On his return to Easton Judge Reeder began the study of law, taking a course in the Harvard Law School in Cambridge, Mass., graduating in 1865 with the degree of Bachelor of Laws. He was admitted to the Pennsylvania Bar in January, 1867, after which he engaged in practice for about four years, and then became a partner with Gen. Frank Reeder. In the spring of 1881 he was appointed to serve for one year as Judge in several courts of the Third Judicial District, being appointed by Governor Hoyt to fill a vacancy caused by the passing of the bill creating an additional Judge in the Third Judicial District. When his time had expired he returned to his general law practice, in which he was occupied until January, 1885. In the fall of 1884 he was elected to serve as Judge, his duties to begin in April, 1885. This was a splendid victory for the young man, as he was the only Republican elected on the ticket. He received eleven hundred votes, though the Democratic majority was about thirty-five thousand.

In his early manhood Judge Reeder served as a Councilman for twelve or thirteen years, ably advancing the best interests of his fellow-citizens. In 1872 he was appointed by Governor Hartranft on the first Fish Commission of Pennsylvania, and continued to serve on the same for the succeeding ten years, resigning in order to become Judge. It consisted of three members, who did the preliminary work and settled and organized the hatcheries in different parts of the state. Judge Reeder was very active in this work, drafted the bills, wrote the reports, and much through his influence the Bill for Appropriations was carried in the Legislature. When the state convention met in 1872, in which Governor Hartranft was nominated, Judge Reeder was chairman of the meeting, which was one of the largest ever held in Pennsylvania. In 1876 he was sent as a delegate to the national convention at Cincinnati, where Hayes was nominated, and four years later went to the Chicago National Convention which nominated Garfield.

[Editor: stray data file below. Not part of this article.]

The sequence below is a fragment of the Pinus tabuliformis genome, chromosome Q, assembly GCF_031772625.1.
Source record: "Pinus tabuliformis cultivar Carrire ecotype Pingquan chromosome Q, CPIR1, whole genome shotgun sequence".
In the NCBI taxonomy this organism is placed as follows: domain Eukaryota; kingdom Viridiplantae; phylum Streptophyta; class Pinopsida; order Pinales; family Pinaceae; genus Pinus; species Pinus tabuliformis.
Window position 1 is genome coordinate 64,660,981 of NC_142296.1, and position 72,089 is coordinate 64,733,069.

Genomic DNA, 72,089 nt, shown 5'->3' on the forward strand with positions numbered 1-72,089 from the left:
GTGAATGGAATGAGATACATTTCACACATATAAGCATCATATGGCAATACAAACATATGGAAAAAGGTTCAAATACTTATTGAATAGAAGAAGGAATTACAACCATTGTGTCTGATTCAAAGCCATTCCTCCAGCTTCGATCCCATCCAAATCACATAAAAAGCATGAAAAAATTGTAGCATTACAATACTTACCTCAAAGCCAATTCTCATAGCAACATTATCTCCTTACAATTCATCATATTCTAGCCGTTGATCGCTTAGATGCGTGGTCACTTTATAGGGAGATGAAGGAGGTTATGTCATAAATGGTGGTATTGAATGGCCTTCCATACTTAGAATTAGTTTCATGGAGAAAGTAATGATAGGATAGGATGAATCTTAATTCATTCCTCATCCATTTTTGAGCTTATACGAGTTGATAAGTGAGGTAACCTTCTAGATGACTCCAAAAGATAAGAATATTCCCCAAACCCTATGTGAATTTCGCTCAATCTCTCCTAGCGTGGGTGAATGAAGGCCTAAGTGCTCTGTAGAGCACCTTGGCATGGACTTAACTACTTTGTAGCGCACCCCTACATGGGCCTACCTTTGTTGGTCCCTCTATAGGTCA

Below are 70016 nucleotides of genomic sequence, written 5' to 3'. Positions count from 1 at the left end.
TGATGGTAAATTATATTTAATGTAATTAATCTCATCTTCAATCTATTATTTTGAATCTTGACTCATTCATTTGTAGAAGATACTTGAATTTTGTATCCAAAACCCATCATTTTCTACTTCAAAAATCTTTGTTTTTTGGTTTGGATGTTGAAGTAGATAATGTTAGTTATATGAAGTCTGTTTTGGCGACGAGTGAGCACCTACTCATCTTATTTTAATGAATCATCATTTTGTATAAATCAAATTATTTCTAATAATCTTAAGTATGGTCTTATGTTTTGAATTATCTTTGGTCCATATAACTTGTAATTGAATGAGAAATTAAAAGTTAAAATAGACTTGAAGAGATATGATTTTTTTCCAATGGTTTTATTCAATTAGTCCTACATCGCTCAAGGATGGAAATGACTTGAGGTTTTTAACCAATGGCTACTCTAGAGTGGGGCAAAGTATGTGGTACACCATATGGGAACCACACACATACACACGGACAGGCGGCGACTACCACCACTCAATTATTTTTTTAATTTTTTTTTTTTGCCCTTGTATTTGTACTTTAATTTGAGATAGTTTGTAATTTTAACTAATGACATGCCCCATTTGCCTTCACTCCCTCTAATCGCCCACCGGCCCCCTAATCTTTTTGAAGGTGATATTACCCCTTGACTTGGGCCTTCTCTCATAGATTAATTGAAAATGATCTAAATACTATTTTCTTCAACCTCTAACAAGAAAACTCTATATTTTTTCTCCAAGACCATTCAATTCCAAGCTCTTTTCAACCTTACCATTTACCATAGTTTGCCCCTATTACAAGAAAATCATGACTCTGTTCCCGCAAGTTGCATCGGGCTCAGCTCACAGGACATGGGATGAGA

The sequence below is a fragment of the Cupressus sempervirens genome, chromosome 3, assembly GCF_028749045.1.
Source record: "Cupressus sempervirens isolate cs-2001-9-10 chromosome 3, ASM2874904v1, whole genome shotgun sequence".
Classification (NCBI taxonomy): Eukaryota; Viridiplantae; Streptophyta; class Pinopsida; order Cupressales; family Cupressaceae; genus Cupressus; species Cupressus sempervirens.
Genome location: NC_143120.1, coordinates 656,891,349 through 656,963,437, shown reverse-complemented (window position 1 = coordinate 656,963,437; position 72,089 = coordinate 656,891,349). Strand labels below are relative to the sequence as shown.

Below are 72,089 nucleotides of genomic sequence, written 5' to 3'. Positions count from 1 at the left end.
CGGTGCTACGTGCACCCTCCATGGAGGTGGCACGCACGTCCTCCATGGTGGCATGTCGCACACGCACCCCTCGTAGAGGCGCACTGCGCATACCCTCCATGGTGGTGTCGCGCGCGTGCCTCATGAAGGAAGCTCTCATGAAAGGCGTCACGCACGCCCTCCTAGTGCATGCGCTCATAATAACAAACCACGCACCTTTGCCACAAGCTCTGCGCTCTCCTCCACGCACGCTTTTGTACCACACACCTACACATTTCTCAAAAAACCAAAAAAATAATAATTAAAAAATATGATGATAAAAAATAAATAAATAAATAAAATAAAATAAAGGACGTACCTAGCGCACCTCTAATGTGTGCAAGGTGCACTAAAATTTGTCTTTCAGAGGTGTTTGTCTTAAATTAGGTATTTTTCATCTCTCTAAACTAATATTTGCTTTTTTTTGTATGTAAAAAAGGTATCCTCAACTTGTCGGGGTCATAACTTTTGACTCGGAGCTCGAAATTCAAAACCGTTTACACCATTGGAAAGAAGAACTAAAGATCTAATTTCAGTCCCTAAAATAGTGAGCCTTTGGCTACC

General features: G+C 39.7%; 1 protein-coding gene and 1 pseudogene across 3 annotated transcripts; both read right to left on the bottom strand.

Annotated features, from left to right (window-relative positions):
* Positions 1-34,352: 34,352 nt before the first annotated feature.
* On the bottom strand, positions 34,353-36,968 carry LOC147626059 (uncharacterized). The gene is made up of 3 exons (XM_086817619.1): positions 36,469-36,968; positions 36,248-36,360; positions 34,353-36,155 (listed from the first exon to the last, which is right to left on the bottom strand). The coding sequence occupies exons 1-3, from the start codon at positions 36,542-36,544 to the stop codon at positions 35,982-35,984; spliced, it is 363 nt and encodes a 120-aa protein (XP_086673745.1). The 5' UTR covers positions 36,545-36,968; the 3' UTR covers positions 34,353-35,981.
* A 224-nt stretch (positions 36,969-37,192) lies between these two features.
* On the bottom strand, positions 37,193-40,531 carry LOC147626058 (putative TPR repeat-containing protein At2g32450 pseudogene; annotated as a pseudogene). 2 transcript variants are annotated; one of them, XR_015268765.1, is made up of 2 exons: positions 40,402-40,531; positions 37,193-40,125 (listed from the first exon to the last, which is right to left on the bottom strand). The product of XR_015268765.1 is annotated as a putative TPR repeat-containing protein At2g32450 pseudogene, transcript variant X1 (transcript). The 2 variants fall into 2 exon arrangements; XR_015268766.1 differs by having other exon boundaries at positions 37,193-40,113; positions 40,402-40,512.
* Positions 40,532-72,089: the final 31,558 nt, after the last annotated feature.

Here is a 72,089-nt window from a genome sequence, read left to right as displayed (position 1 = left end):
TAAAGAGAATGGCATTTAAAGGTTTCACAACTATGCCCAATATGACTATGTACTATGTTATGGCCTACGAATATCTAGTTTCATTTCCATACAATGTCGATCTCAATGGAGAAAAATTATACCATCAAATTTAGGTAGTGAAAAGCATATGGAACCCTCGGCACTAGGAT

In this city, in 1867, Judge Reeder married Helen Burke, who was born in this city and here received her education. Mrs. Reeder is a daughter of the late William Burke, who was a native of Easton, and one of the old settlers and well known citizens of the place. A daughter and son have been born to Judge Reeder and his estimable wife, their names in order of birth being Leila and J. Knight. Mrs. Reeder and her family are members of the Episcopal Church, and move in the best and most cultured social circles of the city.

Judge Reeder is a Grand Army man, belonging to Bell Post, of which he was the first Commander, and is now a member of Grand Army Post No. 2, of Philadelphia. In 1871 he was Commander of the Department of Pennsylvania. While serving on the City Council he was President of that organization for several years.

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This family biography is one of the numerous biographies included in the book, Portrait and biographical record of Lehigh, Northampton and Carbon counties, Pennsylvania published in 1894 by Chapman Publishing Company. 

View additional Northampton County, Pennsylvania family biographies here: Northampton County, Pennsylvania Biographies